Health systems and policy research evidence in health policy making in israel: What are researchers' practices in transferring knowledge to policy makers?

Moriah E. Ellen, John N. Lavis, Assaf Sharon, Joshua Shemer

Research output: Contribution to journalArticlepeer-review

Abstract

Background: Ensuring the use of research evidence in health system management and policy decisions is animportant challenge in this century. Knowledge transfer and exchange (KTE) has emerged as a paradigm to addressthe challenges and start closing the 'know-do' gap. This area of work is gaining momentum in most developedcountries, yet, to date, no work has been performed in Israel within this area. The purpose of this study was toidentify which KTE activities health systems and policy researchers in Israel have undertaken.Methods: A cross-sectional web-based survey of researchers who have conducted health systems and policyresearch in Israel was developed. The survey consisted of a demographics section, quantitative scales, andopen-ended questions. The survey was sent to all health systems and policy researchers in Israel (n = 125).Results: The study response rate (28%) was relatively low as compared to other studies in the same field (range of42% to 88%). Our survey found that more than a third of the health systems and policy researchers in Israelreported that they were frequently or always involved in the following KTE activities: interactions with targetaudience through the research process (i.e., during developing a research question or executing the research;35% to 42%) or through formal or informal meetings during conferences, workshops, or conversations (40%). Lessthan half of the health systems and policy researchers in Israel are engaged in bridging activities aimed to facilitatetarget audiences to use research.Conclusions: This is a fairly new area in Israel and therefore the level of engagement of researchers in KTE activitiesis not very high. The low response rates could be because KTE is a new field in Israel and minimal KTE initiativeshave been undertaken. It is preferable to have higher response rates, yet, after several initiatives, this was theoutcome. While the findings are relevant, they may not reflect the total population of health system and policyresearchers in Israel. Health system and policy researchers in Israel need to be introduced to the benefits andpotential advantages of KTE in an organized and systematic way.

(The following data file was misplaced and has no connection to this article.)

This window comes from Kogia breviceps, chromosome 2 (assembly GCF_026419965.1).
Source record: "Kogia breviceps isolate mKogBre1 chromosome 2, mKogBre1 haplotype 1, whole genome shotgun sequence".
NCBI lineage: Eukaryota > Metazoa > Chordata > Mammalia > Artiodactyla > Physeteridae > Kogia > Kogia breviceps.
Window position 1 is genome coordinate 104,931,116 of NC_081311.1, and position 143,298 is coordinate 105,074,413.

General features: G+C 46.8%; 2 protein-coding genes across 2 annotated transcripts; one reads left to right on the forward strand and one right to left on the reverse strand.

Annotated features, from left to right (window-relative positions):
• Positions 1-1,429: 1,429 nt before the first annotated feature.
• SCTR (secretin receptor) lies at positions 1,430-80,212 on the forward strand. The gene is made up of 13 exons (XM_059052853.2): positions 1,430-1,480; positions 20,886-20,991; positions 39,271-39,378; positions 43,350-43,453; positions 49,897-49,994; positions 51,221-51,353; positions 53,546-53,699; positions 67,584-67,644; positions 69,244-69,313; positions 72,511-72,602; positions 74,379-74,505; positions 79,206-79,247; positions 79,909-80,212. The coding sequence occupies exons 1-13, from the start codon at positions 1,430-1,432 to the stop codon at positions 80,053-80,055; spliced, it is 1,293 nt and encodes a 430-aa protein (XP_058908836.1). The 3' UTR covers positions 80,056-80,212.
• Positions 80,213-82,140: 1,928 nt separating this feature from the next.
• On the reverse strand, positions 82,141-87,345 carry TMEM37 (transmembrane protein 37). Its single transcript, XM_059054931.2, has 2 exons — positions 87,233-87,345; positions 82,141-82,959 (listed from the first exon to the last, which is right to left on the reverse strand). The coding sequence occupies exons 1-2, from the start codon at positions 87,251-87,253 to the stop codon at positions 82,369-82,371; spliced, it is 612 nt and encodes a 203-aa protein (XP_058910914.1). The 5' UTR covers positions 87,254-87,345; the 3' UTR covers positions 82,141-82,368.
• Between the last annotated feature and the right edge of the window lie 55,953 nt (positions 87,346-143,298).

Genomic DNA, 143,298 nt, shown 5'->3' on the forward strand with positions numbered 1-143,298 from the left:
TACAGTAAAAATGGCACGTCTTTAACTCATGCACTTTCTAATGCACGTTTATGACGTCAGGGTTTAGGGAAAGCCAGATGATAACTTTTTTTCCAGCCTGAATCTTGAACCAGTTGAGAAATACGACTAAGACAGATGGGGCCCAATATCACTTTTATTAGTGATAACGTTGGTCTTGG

Original languageEnglish
Article number67
JournalHealth Research Policy and Systems
Volume12
Issue number1
DOIs
StatePublished - 2014

Keywords

  • Health systems and policy
  • Knowledge transfer and exchange
  • Researchers
  • Survey

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